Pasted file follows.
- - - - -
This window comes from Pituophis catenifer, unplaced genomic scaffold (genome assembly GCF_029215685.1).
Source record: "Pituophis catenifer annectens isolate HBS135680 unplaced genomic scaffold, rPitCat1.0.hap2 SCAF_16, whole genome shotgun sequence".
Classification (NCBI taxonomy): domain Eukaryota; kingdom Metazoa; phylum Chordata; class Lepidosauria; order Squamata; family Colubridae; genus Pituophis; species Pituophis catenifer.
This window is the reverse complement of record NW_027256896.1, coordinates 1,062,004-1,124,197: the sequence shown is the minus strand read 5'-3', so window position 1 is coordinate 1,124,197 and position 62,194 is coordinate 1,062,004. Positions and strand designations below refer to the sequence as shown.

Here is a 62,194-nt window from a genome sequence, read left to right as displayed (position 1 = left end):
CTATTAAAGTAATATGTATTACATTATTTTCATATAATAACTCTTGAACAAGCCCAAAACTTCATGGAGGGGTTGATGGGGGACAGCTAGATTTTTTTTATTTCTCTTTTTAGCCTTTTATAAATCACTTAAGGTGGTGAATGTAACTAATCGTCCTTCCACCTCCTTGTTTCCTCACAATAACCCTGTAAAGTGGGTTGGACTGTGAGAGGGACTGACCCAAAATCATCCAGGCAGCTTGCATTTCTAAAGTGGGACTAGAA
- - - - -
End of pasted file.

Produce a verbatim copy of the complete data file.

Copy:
This window comes from Pituophis catenifer, unplaced genomic scaffold (genome assembly GCF_029215685.1).
Source record: "Pituophis catenifer annectens isolate HBS135680 unplaced genomic scaffold, rPitCat1.0.hap2 SCAF_16, whole genome shotgun sequence".
Classification (NCBI taxonomy): domain Eukaryota; kingdom Metazoa; phylum Chordata; class Lepidosauria; order Squamata; family Colubridae; genus Pituophis; species Pituophis catenifer.
This window is the reverse complement of record NW_027256896.1, coordinates 1,062,004-1,124,197: the sequence shown is the minus strand read 5'-3', so window position 1 is coordinate 1,124,197 and position 62,194 is coordinate 1,062,004. Positions and strand designations below refer to the sequence as shown.

Here is a 62,194-nt window from a genome sequence, read left to right as displayed (position 1 = left end):
CTATTAAAGTAATATGTATTACATTATTTTCATATAATAACTCTTGAACAAGCCCAAAACTTCATGGAGGGGTTGATGGGGGACAGCTAGATTTTTTTTATTTCTCTTTTTAGCCTTTTATAAATCACTTAAGGTGGTGAATGTAACTAATCGTCCTTCCACCTCCTTGTTTCCTCACAATAACCCTGTAAAGTGGGTTGGACTGTGAGAGGGACTGACCCAAAATCATCCAGGCAGCTTGCATTTCTAAAGTGGGACTAGAA